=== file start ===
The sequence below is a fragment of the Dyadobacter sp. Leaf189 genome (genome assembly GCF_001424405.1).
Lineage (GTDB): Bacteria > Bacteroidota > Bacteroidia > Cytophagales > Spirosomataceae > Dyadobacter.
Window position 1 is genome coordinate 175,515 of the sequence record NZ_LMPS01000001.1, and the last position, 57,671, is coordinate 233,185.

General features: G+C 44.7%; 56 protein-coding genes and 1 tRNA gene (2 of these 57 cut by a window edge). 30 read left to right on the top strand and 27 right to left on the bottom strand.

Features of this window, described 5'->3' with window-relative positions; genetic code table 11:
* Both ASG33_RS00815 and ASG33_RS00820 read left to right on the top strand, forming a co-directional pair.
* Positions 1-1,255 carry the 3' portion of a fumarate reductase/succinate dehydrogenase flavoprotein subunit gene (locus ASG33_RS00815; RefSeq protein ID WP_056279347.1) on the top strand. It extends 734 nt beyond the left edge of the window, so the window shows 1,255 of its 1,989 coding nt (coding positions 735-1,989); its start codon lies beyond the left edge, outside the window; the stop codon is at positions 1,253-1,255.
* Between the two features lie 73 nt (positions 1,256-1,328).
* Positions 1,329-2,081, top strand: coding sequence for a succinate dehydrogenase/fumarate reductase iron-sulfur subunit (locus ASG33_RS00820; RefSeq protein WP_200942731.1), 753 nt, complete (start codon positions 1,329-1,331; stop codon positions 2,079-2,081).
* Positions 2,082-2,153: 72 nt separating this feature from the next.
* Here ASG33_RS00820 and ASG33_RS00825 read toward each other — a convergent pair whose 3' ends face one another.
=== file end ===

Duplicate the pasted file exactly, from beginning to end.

The sequence below is a fragment of the Dyadobacter sp. Leaf189 genome (genome assembly GCF_001424405.1).
Lineage (GTDB): Bacteria > Bacteroidota > Bacteroidia > Cytophagales > Spirosomataceae > Dyadobacter.
Window position 1 is genome coordinate 175,515 of the sequence record NZ_LMPS01000001.1, and the last position, 57,671, is coordinate 233,185.

General features: G+C 44.7%; 56 protein-coding genes and 1 tRNA gene (2 of these 57 cut by a window edge). 30 read left to right on the top strand and 27 right to left on the bottom strand.

Features of this window, described 5'->3' with window-relative positions; genetic code table 11:
* Both ASG33_RS00815 and ASG33_RS00820 read left to right on the top strand, forming a co-directional pair.
* Positions 1-1,255 carry the 3' portion of a fumarate reductase/succinate dehydrogenase flavoprotein subunit gene (locus ASG33_RS00815; RefSeq protein ID WP_056279347.1) on the top strand. It extends 734 nt beyond the left edge of the window, so the window shows 1,255 of its 1,989 coding nt (coding positions 735-1,989); its start codon lies beyond the left edge, outside the window; the stop codon is at positions 1,253-1,255.
* Between the two features lie 73 nt (positions 1,256-1,328).
* Positions 1,329-2,081, top strand: coding sequence for a succinate dehydrogenase/fumarate reductase iron-sulfur subunit (locus ASG33_RS00820; RefSeq protein WP_200942731.1), 753 nt, complete (start codon positions 1,329-1,331; stop codon positions 2,079-2,081).
* Positions 2,082-2,153: 72 nt separating this feature from the next.
* Here ASG33_RS00820 and ASG33_RS00825 read toward each other — a convergent pair whose 3' ends face one another.